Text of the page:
My Optometrist in Washington DC ran a fashion-style office. She had a great selection of glasses, and they weren't cheap.  But there I was selecting style, frame size, and temple size, not merely picking from the five options that would fit me. I purchased a set of Kazaio Kawasaki glasses from her, and while they were expensive, they fit well, were stylish, and lasted for many years (even after having multiple lenses refitted). In fact, I still have them. I would probably get new lenses made for them, but in the intervening decade, that style was unfortunately made popular by Sarah Palin, who people seem to think "discovered" Kawasaki, even though I had the same frame type (although not her dorky lens shape) back in 1995.

So if you are going to pay top dollar, get top dollar service. But if you are getting bargain basement service, why bother paying top dollar?

We talked it over and decided to leave. We paid our $77 fee for the eye exam and left. The funny thing about the eye exam was that for me, the prescription didn't change much. The optometrist noted that my new prescription was "in the ballpark" of my old one and that I really didn't need new glasses.

Some wags out there believe there is a conspiracy on the part of Optometrists to intentionally prescribe different prescriptions to force you to buy new glasses. Others believe that Optometrists intentionally prescribe glasses that are too weak or too strong on purpose, so that your eyes adjust accordingly, forcing you to become more and more out of focus and thus making you dependent on glasses for life.

Perhaps some of these theories are far-fetched. However, it is not hard to see where the temptation to write a new, different 'script might be present, if the Optometrist has a vested interested in the glasses-side of the business. In fact, in the old days, many States required that Optometrists and Ophthalmologists have separate practices from Opticians, so the temptation to cross-market would be eliminated. Today, however, the practices are often in the same building, or have a reciprocal relationship. It does create some interesting conflict-of-interest problems.

There are some small, solo practices still out there these days. I used to go to an "old School" Ophthalmologist in the State Tower Building in Syracuse.  Dr. Dolittle (a name you can't forget) wore a pinstriped vest with a pocket watch, and in his oak-paneled office would place lenses from a rack on a wire frame on your head. After a number of lenses were added, he would then determine your prescription. At that point, you had 10 pounds of lenses hanging off your nose. He also used dilating eye-drops that caused you to be blind for half a day. While his equipment was old-fashioned, his service was excellent and his professionalism was beyond reproach. And he didn't sell eyeglasses, either.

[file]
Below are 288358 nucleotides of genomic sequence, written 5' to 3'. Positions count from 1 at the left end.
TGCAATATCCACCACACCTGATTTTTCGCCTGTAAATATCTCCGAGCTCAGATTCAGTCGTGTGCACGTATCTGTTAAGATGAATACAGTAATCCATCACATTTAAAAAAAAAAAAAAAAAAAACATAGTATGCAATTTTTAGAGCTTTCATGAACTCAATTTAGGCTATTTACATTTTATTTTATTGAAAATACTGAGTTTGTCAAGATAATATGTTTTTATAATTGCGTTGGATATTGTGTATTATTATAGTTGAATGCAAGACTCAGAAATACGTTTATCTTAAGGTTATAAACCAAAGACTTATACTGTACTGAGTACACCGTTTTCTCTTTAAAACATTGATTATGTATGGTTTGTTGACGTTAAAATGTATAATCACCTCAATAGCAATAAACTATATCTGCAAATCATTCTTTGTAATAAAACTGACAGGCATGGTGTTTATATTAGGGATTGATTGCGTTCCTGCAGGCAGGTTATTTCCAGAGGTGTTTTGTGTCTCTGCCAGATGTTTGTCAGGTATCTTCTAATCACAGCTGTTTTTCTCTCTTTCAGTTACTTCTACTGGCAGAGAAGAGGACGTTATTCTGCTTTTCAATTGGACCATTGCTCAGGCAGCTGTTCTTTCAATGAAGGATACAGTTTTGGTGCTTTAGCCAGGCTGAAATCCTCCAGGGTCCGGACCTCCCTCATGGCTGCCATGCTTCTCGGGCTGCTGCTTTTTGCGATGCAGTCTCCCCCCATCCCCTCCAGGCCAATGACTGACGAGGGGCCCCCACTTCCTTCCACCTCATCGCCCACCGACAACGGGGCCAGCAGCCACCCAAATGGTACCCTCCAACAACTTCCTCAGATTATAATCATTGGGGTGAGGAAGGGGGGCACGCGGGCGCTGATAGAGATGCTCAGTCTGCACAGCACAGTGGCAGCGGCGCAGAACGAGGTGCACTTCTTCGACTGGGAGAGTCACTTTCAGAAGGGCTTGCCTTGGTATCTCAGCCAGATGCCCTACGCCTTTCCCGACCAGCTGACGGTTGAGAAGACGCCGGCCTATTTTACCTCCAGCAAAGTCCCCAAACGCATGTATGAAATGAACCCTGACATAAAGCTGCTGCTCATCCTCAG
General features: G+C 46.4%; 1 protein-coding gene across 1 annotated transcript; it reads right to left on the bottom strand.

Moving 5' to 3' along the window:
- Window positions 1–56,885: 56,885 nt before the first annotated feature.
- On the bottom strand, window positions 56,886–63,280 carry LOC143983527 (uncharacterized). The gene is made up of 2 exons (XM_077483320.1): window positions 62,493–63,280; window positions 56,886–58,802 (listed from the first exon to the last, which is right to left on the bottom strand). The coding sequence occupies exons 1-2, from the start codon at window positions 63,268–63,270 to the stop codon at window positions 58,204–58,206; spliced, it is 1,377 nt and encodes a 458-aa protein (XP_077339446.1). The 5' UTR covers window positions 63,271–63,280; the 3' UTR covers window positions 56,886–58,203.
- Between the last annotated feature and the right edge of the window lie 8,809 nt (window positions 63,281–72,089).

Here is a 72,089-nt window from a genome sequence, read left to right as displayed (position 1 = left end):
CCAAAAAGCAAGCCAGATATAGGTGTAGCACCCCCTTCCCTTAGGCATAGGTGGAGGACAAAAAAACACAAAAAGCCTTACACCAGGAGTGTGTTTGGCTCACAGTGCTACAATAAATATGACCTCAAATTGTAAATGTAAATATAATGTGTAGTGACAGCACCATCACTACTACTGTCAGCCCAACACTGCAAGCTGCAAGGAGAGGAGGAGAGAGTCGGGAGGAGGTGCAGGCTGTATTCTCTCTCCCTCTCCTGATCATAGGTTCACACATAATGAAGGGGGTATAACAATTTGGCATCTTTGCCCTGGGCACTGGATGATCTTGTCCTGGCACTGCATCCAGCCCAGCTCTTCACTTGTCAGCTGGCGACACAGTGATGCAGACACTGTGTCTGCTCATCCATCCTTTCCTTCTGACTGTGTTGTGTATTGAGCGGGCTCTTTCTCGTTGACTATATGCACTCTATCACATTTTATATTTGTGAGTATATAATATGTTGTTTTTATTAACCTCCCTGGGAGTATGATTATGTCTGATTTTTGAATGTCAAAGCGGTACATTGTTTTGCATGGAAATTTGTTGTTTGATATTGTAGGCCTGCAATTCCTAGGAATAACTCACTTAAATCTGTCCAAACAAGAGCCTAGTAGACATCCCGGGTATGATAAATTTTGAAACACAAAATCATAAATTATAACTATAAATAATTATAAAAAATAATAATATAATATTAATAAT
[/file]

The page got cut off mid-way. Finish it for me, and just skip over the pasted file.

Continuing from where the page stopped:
I went to a solo practice shop in Ithaca last year.   It was interesting in that the doctor there  (who I beleve was an Ophthalmologist, not an Optometrist) was modeling his practice on some of the big chain stores. People were hustled in and out like an assembly line. I went from room to room for different tests, seeing the actual doctor for only minutes. It was a cost-effective way to do business - for him. The overall pricing, including the glasses (again, a very limited selection) was staggering - over $400 a pair.

We still have not gotten new glasses. Our next step is to investigate B.J.'s wholesale and Wal-Mart. B.J.'s has a coupon in their flyer. Their regular glasses, including frames and lenses, are less than $150. Transition bifocals can be had for only a little more. Sunglasses are also cheap.

Wal-Mart has cheap frames and lenses as well and also offers an AARP discount. Be aware, however, that the Opticians in some Wal-Marts are merely chain stores renting space there, and not "Wal-Mart" eyeglass centers. The non-Wal-Mart Optometrists can be just as expensive as the chain stores.

The nice thing about the wholesale clubs and discount stores is that at least pricing is posted up-front before you buy. The chain stores have you go through a 2-3 hour process and then present you with a price, hoping they've worn you down enough to buy.

I will update this listing after visiting the chain stores. We plan on going to Rochester to see them, as the chain stores in larger communities tend to have better and more stylish selections of goods.

So, stay tuned!

Post Script: We went to BJ's Wholesale in Rochester, New York. They had as good if not better selection of frames, particularly for sunglasses, as the Chain store. They also looked better and fit better. I didn't feel as much as I was settling for something I didn't really like.